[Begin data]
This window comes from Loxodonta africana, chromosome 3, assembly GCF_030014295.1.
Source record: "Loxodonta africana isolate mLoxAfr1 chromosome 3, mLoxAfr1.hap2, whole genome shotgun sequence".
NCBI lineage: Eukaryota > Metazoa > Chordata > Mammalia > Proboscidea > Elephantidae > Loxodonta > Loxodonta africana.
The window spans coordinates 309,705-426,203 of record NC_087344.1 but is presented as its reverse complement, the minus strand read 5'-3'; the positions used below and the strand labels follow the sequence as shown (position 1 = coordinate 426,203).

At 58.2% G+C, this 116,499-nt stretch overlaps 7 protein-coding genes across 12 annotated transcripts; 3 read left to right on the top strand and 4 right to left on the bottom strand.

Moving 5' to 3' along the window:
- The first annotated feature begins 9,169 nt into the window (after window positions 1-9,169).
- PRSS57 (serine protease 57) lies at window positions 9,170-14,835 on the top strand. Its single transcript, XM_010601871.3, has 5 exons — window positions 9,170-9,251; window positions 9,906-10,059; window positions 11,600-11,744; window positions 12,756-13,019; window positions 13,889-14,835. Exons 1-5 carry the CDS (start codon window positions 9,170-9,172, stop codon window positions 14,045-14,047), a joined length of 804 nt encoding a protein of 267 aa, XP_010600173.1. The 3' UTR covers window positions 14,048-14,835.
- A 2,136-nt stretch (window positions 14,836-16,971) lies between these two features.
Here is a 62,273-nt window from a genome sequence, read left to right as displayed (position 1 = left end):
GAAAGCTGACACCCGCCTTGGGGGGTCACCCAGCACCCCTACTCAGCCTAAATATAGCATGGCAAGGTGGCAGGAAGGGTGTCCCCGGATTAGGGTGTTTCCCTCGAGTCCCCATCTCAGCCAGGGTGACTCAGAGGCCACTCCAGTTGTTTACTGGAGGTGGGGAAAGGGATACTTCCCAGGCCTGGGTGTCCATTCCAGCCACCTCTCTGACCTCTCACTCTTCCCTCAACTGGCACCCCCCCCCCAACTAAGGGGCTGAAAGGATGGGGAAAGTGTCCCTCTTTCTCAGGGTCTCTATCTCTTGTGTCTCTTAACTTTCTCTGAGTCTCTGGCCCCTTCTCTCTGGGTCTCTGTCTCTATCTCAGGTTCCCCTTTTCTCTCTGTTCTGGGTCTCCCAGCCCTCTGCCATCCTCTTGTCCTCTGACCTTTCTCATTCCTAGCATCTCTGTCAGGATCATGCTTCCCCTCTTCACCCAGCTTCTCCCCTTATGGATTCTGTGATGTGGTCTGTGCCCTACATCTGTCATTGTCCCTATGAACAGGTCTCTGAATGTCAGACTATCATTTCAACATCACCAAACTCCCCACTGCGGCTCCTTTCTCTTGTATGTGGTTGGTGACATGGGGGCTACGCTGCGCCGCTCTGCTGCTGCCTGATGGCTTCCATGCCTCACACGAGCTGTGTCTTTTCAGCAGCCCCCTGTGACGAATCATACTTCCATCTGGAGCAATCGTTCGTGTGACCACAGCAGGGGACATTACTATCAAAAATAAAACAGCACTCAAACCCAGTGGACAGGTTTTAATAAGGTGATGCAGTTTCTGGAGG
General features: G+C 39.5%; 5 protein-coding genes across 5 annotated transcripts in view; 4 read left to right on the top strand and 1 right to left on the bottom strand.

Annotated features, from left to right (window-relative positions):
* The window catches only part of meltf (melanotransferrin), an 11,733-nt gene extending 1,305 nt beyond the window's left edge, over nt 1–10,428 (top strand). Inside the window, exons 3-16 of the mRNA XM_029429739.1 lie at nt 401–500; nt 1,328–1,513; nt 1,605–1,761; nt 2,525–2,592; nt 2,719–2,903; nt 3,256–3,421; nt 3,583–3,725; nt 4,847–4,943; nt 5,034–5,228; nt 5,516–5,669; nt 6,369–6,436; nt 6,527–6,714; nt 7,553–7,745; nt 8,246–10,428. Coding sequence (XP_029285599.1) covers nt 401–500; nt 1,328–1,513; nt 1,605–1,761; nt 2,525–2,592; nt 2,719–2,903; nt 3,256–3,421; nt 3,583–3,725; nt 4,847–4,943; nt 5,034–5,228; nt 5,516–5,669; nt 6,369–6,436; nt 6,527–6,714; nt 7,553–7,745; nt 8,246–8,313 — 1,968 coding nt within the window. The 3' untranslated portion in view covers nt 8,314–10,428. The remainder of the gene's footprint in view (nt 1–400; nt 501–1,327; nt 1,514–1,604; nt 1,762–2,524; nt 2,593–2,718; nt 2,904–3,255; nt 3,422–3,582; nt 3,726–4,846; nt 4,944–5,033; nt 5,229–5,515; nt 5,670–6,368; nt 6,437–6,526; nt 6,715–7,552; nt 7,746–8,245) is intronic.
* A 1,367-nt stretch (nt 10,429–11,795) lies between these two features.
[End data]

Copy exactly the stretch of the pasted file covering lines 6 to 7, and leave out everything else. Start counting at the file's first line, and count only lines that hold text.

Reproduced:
Moving 5' to 3' along the window:
- The first annotated feature begins 9,169 nt into the window (after window positions 1-9,169).